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September 2003 Vol. 18, No. 9   RSS Feed for Undercurrent Issues
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Gray Around the Gills

are you ever too old to dive?

from the September, 2003 issue of Undercurrent   Subscribe Now

With the Babyboomers getting up in years and developing bad backs, creaky knees, and reduced endurance, the question arises: when is one too old to dive? Duke University Medical Center researchers have concluded that as long as older divers remain healthy, the gradual decline in pulmonary function that comes with age isn't significant enough to beach them.

Using Duke's research hyperbaric chambers, the researchers studied the effect of age on the body's ability to balance oxygen and carbon dioxide levels under pressures experienced during normal dives. Carbon dioxide retention is a major safety issue for divers, particularly during heavy exertion and with high breathing resistance either from the regulator or due to lung disease. It can cause mental confusion, seizures, and even loss of consciousness while diving, the researchers said.

"We found that even at a depth of 60 feet with moderate exercise, healthy older people experience increased levels of retained carbon dioxide that was statistically significant from at the surface, but clinically insignificant compared with younger subjects," said lead author Heather Frederick, M.D., an anesthesiology resident at Duke.

Richard Moon, M.D., senior member of the team and clinical director of the Duke Center for Hyperbaric Medicine and Environmental Physiology, added, "Even while exercising, the older group performed similarly in all measures as the young people. It was a real shock to me that they did just as well as the younger participants."

But there are some caveats.

For one thing, the Duke study focused only on carbon dioxide retention and not on decompression sickness. Susceptibility to DCS increases with age, so older divers would be wise to follow conservative practices such as avoiding repetitive deep dives and rough conditions. Take up less taxing interests (such as photography). And breathe Nitrox while keeping the dive computer in the air mode.

Ernest Campbell, M.D., (www.scuba-doc.com) says, "To my knowledge there is no specified age limit to sport diving. Chronological age and physiological age can differ markedly, and each individual ticks to his own genetic clock. This having been said, most elderly divers are not capable of sustaining the work load required by all but the least physically demanding dives. The majority of elderly divers do not exercise regularly or adequately. Physical training can definitely minimize the decline in physical capacity in older divers."

Older divers have a higher incidence of chronic ailments such as cardiovascular disease and chronic lung disease. Arteriosclerosis affects the blood flow to the brain, heart, kidneys, and limb muscles and their functions. Campbell suggests that "Appropriate screening evaluations of the heart and coronary arteries with exercise testing is useful in older divers before instituting a diving program." Besides strength and endurance, flexibility is important when maneuvering in and out of the water.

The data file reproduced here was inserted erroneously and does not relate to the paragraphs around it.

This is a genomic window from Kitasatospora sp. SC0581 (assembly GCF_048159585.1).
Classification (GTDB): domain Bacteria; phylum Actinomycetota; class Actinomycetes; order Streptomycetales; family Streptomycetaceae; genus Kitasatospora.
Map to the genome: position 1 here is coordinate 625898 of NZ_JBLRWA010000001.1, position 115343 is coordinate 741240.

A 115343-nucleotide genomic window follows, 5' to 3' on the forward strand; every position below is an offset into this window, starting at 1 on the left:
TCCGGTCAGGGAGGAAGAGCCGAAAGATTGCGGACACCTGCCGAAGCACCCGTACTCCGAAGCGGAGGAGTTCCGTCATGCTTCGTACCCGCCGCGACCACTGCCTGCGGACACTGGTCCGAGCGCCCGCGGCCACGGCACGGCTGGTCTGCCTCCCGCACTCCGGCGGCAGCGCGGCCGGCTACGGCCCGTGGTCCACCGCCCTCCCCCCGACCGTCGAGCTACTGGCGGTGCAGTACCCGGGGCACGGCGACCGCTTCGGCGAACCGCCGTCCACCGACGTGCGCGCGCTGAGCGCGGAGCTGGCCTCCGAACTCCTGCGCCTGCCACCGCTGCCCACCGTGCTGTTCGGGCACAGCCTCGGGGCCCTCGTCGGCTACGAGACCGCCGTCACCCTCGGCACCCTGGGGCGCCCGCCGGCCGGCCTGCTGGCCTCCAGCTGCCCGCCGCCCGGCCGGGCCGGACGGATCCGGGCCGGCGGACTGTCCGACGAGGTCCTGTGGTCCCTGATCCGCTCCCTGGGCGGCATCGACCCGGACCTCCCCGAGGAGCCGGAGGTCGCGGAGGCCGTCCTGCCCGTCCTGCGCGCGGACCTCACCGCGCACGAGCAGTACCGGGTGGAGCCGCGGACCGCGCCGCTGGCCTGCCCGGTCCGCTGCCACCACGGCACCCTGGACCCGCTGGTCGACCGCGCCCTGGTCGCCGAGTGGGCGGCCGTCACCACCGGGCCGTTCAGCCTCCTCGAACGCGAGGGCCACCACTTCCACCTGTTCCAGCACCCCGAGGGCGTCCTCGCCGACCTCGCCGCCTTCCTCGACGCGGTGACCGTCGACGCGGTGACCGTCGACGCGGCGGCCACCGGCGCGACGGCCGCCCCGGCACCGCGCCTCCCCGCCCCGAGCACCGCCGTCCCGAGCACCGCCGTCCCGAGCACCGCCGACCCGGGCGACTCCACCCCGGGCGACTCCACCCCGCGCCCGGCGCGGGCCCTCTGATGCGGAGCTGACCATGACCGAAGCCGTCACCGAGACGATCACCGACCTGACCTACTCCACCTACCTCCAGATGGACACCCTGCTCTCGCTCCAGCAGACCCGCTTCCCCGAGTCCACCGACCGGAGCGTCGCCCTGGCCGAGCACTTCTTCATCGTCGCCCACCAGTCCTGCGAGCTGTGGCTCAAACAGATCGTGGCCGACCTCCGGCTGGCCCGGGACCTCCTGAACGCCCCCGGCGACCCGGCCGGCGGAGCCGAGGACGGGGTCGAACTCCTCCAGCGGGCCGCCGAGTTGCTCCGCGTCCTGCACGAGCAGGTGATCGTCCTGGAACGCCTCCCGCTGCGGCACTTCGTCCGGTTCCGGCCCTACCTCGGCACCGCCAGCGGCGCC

Ronald T. Garry, M.D., of Harvard Medical School, recently surveyed 99 active divers aged 70 or over (including some Undercurrent readers). Despite multiple medical problems, 99% of respondents rated their health as "excellent" or "good." They took an average of 4.3 medications per day, but only 4 percent felt their meds had a negative effect on their diving ability. A history of diving-related injuries was reported by 16 percent of respondents, with 75 percent of the injuries being middle ear barotraumas. The mean age at certification was 49.5 years, and 29 percent were certified at age 60 or older. They had an average of 24 years of diving experience, performed 52 dives in the previous year, 248 dives in the last five years, and 1314 lifetime dives per person. The vast majority (73 percent) felt that they were better divers now than when they were younger.

One survey respondent, a 74- year-old male diver from Boynton Beach, FL, said "I still dive five dives a day on live-aboards. I find going up ladders in rough waters difficult, but that too has never been easy."A 72-year-old female diver from All continue to do so. However, there are two qualifications: no extreme or frequent deep diving and no strenuous diving, such as in excessive heavy current."

A 74-year-old male from Albia, IA, who takes pride in keeping up with other divers on live-aboards said, "I get in shape for a dive trip by working up to swimming one hour laps with fins on." And a 75- year-old male from Kennett Square, PA, said that although "age has not reduced my comfort or confidence in diving, diminished agility and range of motion have necessitated some adjustments in the strenuousness or difficulty of dive activities undertaken."

Dr. Campbell points out that some savvy older divers arrange for a personal dive guide to help them suit up, don gear, manage their entrances and exits from the water, and accompany them during the dive. "The problem," says Campbell, "comes in getting us old GCFD's (geezer-codger-fogy-duffers) to recognize when the time comes to ask for help!"

If you're not too macho to seek assistance, try looking for a dive operator that offers what many choose to call valet diving service. In the next issue, we'll define valet diving and give you a list of people that specialize in it.

-- Ben Davison

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